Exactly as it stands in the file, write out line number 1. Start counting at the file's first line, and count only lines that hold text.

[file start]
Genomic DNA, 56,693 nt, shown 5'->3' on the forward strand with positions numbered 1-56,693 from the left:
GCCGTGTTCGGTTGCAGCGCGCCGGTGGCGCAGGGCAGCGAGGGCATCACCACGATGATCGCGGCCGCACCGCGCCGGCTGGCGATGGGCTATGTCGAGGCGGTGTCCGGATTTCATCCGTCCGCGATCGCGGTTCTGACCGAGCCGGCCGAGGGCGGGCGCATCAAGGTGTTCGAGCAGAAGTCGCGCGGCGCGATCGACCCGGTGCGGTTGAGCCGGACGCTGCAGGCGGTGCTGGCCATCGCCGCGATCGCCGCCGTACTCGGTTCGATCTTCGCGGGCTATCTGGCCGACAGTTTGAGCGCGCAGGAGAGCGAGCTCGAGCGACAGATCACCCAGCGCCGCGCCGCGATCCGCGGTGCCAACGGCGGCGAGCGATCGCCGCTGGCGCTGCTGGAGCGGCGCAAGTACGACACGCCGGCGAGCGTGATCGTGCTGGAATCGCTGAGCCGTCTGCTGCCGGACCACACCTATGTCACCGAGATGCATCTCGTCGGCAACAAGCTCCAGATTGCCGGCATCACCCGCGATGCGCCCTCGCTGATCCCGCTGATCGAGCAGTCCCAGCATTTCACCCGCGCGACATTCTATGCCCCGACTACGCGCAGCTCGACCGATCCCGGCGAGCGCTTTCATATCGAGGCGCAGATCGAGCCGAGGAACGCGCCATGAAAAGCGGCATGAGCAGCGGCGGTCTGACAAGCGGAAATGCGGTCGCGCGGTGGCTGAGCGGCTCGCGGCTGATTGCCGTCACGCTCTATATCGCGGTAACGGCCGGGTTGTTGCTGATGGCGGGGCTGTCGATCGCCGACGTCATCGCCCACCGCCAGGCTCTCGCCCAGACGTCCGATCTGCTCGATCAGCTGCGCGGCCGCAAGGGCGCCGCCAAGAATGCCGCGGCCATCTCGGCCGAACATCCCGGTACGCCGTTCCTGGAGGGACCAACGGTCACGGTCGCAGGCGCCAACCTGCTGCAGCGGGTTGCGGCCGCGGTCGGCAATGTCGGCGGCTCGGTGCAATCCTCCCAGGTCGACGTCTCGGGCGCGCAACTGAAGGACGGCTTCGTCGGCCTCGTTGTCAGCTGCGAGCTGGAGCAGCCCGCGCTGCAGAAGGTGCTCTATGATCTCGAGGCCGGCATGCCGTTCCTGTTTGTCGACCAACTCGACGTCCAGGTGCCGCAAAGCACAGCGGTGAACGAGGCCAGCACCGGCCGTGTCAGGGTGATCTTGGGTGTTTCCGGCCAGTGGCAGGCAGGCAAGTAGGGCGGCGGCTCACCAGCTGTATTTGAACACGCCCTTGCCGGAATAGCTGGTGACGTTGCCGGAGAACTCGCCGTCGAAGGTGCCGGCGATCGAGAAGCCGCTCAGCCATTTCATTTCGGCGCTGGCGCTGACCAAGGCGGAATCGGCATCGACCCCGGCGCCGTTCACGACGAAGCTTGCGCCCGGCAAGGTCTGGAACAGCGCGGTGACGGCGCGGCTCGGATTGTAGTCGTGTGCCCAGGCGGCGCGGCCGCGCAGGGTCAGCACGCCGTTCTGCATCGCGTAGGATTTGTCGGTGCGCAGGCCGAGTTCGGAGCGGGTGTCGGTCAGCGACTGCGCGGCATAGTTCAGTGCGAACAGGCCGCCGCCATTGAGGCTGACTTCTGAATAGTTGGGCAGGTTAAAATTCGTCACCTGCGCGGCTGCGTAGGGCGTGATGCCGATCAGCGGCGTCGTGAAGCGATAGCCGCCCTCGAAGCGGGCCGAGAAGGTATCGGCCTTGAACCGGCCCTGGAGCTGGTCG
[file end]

Genomic DNA, 56,693 nt, shown 5'->3' on the forward strand with positions numbered 1-56,693 from the left: